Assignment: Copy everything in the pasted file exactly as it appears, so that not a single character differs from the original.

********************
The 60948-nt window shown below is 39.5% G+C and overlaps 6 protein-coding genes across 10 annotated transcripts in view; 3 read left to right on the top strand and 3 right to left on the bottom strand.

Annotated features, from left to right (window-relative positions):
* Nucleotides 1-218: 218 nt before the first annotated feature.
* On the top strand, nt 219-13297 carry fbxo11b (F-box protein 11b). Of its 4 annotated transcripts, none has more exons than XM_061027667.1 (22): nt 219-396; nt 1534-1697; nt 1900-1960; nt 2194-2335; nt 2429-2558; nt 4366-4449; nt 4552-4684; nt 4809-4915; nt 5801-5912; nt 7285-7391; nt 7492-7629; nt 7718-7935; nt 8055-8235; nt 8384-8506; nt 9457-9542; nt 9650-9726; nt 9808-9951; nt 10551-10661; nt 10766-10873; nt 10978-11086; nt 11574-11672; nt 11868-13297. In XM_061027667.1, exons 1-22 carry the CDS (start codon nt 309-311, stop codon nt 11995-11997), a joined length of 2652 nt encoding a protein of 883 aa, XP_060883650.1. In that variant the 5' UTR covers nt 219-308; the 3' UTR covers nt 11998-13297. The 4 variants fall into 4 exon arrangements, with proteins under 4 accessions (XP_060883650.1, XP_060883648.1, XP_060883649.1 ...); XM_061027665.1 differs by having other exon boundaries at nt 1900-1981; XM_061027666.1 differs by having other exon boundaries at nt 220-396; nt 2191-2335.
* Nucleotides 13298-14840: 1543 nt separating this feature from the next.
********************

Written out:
The 60948-nt window shown below is 39.5% G+C and overlaps 6 protein-coding genes across 10 annotated transcripts in view; 3 read left to right on the top strand and 3 right to left on the bottom strand.

Annotated features, from left to right (window-relative positions):
* Nucleotides 1-218: 218 nt before the first annotated feature.
* On the top strand, nt 219-13297 carry fbxo11b (F-box protein 11b). Of its 4 annotated transcripts, none has more exons than XM_061027667.1 (22): nt 219-396; nt 1534-1697; nt 1900-1960; nt 2194-2335; nt 2429-2558; nt 4366-4449; nt 4552-4684; nt 4809-4915; nt 5801-5912; nt 7285-7391; nt 7492-7629; nt 7718-7935; nt 8055-8235; nt 8384-8506; nt 9457-9542; nt 9650-9726; nt 9808-9951; nt 10551-10661; nt 10766-10873; nt 10978-11086; nt 11574-11672; nt 11868-13297. In XM_061027667.1, exons 1-22 carry the CDS (start codon nt 309-311, stop codon nt 11995-11997), a joined length of 2652 nt encoding a protein of 883 aa, XP_060883650.1. In that variant the 5' UTR covers nt 219-308; the 3' UTR covers nt 11998-13297. The 4 variants fall into 4 exon arrangements, with proteins under 4 accessions (XP_060883650.1, XP_060883648.1, XP_060883649.1 ...); XM_061027665.1 differs by having other exon boundaries at nt 1900-1981; XM_061027666.1 differs by having other exon boundaries at nt 220-396; nt 2191-2335.
* Nucleotides 13298-14840: 1543 nt separating this feature from the next.